Editor’s Note: Welcome to our TV Rewind column! The Paste writers are diving into the streaming catalogue to discuss some of our favorite classic series as well as great shows we’re watching for the first time. Come relive your TV past with us, or discover what should be your next binge watch below:
Who among us hasn’t wanted to go back and change something in our past? Who hasn’t replayed certain regrettable moments over and over again wondering what we could have done differently?
Have I got a show for you!
It would not be surprising if you hadn’t heard of Jana Sinyor’s Canadian drama Being Erica, which premiered in 2009. Sometimes talking about “the way TV used to be” makes me feel old. (In my day we had to walk uphill, both ways, in the snow to get to the remote control.) But the truth is the last decade that has totally upended TV as we know it.
There was a time when cable television tried to provide viewers with what streaming does today. SOAPnet was a cable channel launched in January of 2000, and was a way for people to watch their favorite ABC soap operas at night. (Kids let me tell you about when soap operas were hugely popular). The cable channel also aired cancelled ABC soap operas, beloved prime time dramas of the past, as well as a talk show all about soap operas—told you they were popular. (Proof that everything old is new again: Peacock just announced Days of Our Lives: Beyond Salem which will feature fan-favorite characters on brand new-adventures.)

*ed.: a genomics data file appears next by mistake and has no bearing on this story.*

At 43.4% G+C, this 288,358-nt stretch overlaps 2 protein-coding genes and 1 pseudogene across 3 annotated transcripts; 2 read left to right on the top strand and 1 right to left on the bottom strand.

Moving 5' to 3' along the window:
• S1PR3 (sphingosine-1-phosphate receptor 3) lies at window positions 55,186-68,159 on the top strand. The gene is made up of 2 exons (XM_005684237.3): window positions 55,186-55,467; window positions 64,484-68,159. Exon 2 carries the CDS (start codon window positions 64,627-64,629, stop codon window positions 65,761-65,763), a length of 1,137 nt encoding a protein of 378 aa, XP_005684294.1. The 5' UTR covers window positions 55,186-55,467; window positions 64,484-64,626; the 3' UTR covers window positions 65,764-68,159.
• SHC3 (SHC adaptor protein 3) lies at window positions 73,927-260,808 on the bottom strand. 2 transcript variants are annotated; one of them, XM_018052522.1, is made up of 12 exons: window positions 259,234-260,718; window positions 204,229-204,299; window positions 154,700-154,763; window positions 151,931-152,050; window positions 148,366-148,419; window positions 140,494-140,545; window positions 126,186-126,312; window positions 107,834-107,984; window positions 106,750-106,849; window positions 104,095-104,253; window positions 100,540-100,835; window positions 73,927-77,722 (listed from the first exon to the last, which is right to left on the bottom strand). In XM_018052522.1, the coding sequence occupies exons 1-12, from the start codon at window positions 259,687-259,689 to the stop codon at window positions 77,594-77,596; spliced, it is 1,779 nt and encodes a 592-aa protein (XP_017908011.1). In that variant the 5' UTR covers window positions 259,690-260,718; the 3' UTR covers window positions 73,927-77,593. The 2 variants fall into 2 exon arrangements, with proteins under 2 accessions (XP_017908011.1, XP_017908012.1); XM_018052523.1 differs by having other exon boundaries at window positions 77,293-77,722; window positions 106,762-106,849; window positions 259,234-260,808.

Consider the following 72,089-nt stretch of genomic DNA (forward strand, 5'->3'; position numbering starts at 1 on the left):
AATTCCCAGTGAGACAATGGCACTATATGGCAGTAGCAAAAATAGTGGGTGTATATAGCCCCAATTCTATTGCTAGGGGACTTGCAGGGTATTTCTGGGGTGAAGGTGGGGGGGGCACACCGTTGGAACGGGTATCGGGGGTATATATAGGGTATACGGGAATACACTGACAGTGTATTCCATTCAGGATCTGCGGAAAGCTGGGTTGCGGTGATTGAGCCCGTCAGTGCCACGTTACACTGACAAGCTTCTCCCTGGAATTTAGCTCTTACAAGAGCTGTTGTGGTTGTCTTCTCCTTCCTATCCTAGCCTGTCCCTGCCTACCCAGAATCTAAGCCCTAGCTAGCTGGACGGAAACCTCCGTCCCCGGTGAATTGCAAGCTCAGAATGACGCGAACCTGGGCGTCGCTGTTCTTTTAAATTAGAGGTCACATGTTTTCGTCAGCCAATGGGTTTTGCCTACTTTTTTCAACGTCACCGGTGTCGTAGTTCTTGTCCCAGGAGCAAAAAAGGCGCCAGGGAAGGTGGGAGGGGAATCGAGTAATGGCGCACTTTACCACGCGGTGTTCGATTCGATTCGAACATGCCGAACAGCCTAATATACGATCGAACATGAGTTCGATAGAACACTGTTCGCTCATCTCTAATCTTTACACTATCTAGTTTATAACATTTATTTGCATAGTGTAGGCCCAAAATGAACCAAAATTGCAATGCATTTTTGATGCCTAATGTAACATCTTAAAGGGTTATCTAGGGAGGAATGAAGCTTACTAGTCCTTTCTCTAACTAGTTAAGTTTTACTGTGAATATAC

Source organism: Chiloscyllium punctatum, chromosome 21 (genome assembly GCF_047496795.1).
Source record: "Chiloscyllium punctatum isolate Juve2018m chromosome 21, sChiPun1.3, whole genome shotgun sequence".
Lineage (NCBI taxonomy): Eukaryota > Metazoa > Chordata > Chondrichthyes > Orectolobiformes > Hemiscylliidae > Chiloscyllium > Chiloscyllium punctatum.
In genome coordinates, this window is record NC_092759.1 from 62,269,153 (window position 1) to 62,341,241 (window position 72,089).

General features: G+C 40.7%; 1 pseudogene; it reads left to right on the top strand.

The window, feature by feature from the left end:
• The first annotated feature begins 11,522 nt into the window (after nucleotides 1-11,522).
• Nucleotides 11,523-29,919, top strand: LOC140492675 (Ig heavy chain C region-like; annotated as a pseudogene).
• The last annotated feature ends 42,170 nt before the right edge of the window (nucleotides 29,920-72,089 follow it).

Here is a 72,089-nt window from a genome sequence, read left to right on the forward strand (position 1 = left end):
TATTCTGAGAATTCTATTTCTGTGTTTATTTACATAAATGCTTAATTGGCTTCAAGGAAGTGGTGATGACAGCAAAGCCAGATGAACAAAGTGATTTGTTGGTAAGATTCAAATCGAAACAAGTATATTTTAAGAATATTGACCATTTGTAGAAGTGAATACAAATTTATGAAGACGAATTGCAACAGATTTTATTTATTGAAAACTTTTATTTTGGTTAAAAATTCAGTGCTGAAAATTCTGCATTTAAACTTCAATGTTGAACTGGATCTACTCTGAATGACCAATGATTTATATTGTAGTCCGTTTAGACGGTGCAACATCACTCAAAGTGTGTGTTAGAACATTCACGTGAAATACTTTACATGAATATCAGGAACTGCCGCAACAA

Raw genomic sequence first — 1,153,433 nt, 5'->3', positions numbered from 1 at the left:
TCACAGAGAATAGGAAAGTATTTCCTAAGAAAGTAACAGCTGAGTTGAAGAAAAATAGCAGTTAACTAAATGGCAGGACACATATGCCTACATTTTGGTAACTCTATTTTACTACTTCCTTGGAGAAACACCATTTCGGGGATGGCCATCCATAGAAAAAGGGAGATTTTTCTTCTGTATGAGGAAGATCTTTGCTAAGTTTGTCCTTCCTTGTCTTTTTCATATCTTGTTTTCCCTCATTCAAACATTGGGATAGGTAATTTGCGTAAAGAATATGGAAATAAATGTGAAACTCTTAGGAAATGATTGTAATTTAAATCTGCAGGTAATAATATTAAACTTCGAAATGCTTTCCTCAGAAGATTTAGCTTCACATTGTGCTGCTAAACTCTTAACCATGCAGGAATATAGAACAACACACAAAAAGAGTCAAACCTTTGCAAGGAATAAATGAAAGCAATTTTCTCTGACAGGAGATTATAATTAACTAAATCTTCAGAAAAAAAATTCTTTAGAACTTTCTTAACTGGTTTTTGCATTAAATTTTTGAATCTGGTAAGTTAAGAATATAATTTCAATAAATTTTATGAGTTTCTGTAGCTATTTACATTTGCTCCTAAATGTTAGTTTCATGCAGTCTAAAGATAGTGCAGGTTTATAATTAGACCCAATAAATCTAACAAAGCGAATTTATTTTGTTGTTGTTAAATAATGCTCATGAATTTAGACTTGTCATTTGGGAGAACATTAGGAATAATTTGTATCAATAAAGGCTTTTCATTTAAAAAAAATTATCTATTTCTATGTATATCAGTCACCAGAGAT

I watched SOAPnet for Being Erica. The drama—now streaming on Hulu—followed Erica Strange (Erin Karpluk) a 32-year-old single woman who is flailing. Her professional and personal life aren’t where she thought they would be. She’s made mistakes in her career, in her friendships, and in her romances. She also has trouble dealing with the tragic death of her brother, Leo (Devon Bostick). While recovering in the hospital from a severe anaphylactic allergic reaction, she meets Dr. Tom (Michael Riley) who offers her a very unique type of therapy: Erica can go back in time and revisit the moments and decisions in life she regrets and have the opportunity to make different choices.
There are rules to the therapy: Erica can’t try to win the lottery or fix other people’s mistakes or bring someone back to life. But every time Erica goes back (complete with era-appropriate hair and costume choices) to her high school days, her university days, or her early 20s, she learns something about herself and the people she loves. This new knowledge and self-awareness then informs the choices she makes going forward. It broadens her perspective and provides her greater insight into the people around her. She has more compassion not only for herself but for her parents, her friends, her co-workers, even her (fr)enemies. The show’s take on grief and the grieving process is also nuanced, and does not shy away from grief’s long reach.
Despite the fantastical time traveling premise, I loved Being Erica because it was so relatable. The stress of your early 30s when it feels like everyone else (but you) has it all figured out and that everyone else (but you) is married, having babies, and already on a successful career path resonated with me. What I also loved is although I’m no longer in the position Erica is in when the series started, I still found it just as entertaining and engaging the second time around. (At one point the show flashes forward to 2019—a year that is now in our rearview mirror—and it’s fascinating and simultaneously hilarious to see the show’s vision of the future.)